Does your organisation have a toxic leader?

by L&D25 Nov 2016

According to Theo Veldsman, Professor and Head of the Department of Industrial Psychology and People Management, University of Johannesburg, there is a growing incidence of toxic leadership in organisations across the world.

What’s more, his research shows that about three out of every ten leaders are toxic.

In an article published in Eyewitness News, Veldsman explained how this cancer of toxicity threatens not just the well-being of individuals and organisations, but can also affect the performance of a society and country.

“That's why there is a pressing need for leaders to understand the nature, dynamics and evolution of toxic leadership and organisations,” he said.

He pointed out that five typical toxic leaders exist:

  • The Cold Fish: the ends justifies the means. So any decision and action is justifiable in terms of the results desired.
  • The Snake: the world serves me in the endeavour to satisfy my personal needs like greed, status and power.
  • Glory Seeker: personal glory and public visibility at any cost, regardless of whether I have made any real and meaningful contribution.
  • Puppet Master: absolute, centralised control over everything and anyone, under all circumstances.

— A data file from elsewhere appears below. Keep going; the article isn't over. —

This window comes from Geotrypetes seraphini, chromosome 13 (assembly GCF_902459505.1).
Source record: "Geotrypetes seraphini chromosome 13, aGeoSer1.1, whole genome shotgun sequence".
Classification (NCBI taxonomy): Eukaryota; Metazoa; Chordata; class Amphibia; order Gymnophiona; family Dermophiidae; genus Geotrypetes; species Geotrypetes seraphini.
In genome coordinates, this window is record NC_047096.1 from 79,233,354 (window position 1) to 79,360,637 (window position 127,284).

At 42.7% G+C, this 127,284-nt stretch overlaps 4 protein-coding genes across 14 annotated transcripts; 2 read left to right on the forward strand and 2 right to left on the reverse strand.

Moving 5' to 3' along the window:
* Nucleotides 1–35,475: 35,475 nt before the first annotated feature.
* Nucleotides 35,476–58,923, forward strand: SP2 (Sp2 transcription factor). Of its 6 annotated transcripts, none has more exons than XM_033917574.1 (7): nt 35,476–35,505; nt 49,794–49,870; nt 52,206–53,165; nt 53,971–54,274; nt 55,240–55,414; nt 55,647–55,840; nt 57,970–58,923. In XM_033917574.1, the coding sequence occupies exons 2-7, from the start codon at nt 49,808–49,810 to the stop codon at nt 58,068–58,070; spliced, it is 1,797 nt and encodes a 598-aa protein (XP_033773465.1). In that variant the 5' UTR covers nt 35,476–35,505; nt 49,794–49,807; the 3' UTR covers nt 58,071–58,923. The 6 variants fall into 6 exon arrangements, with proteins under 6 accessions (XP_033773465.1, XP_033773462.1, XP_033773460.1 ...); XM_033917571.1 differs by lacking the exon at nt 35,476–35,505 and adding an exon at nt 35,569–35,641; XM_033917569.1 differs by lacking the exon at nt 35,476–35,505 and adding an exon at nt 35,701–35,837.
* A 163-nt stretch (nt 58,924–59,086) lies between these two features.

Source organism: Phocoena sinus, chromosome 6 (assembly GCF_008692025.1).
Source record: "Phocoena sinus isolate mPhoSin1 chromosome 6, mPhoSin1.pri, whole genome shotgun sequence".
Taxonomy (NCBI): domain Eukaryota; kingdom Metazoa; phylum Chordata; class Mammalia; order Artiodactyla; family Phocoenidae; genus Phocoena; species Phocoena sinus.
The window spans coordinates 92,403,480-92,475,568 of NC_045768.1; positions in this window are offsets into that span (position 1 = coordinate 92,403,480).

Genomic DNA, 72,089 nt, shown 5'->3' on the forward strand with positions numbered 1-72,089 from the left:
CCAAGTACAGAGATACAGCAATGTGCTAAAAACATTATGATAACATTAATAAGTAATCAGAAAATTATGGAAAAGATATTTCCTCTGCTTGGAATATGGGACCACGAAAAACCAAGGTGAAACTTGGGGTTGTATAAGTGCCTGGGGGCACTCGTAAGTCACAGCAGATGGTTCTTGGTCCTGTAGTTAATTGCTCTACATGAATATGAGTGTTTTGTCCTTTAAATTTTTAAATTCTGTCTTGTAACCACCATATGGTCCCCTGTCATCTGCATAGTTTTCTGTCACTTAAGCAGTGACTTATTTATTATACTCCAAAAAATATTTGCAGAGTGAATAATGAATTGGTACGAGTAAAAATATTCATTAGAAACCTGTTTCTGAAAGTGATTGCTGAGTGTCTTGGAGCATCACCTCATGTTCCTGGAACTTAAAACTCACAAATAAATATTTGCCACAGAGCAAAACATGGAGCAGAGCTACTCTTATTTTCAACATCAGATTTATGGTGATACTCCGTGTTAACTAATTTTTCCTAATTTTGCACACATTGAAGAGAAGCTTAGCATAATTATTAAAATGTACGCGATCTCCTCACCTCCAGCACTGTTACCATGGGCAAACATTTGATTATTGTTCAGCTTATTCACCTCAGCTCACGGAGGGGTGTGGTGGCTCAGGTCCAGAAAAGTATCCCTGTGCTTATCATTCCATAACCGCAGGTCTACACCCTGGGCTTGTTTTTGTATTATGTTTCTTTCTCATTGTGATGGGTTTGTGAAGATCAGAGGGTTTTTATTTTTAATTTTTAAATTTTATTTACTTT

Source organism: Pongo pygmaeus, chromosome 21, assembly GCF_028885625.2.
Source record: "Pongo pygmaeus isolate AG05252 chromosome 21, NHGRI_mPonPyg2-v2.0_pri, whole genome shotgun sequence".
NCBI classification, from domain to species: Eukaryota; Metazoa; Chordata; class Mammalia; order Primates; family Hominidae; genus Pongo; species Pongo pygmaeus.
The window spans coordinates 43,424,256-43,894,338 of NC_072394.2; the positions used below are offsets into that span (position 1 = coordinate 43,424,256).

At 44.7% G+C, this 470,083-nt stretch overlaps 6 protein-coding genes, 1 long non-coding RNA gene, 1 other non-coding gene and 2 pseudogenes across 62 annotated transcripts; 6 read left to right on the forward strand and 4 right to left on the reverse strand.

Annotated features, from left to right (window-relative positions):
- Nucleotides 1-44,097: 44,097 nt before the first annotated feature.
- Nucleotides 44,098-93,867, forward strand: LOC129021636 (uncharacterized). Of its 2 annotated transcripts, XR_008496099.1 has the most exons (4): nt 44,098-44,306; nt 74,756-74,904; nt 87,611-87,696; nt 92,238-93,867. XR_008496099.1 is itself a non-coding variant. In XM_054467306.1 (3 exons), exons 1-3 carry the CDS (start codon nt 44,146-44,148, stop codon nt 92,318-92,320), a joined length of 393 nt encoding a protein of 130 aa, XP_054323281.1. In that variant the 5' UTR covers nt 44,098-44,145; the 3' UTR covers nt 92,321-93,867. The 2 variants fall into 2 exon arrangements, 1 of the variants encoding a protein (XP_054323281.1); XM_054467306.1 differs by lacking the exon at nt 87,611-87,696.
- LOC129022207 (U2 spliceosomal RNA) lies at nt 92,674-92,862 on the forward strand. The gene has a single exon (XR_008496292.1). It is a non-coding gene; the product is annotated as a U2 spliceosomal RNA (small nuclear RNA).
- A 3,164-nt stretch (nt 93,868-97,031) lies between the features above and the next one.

• Monarch: ruling the organisation as if it is my kingdom. All of its assets are available for my personal use.

“The more prolific these toxic leaders are in an organisation, the more toxic the organisation,” he explained.

Veldsman added that organisations can also be toxic in their own right through the organisational culture they have.

“Organisational culture refers to shared ways of seeing, interpreting and acting upon the world that becomes ingrained in an organisation's DNA. It's the glue holding it together and provides an organisation with a way of looking at and relating to the world,” he said.

When toxic patterns become ingrained into the DNA of an organisation the following patterns emerge:

  • Paranoid: the defensive, afraid, suspicious, trusting no-one or nobody organisation.
  • Compulsive: the over-planned and over-programmed organisation.
  • Hyperactive: the impulsive, unfocused organisation, acting like an adolescent.
  • Deflated: the energy-less, depressed and impotent organisation.
  • Delusional: the reality estranged, make-believe organisation, living in a world of its own.
  • Conscienceless: the unethical, amoral organisation.


Veldsman concluded by saying that that this is “in no uncertain terms” endangering the wellbeing of organisational members.

“It compromises future sustainable organisational, community and societal performance and success, as well as the very continued existence of them,” he said.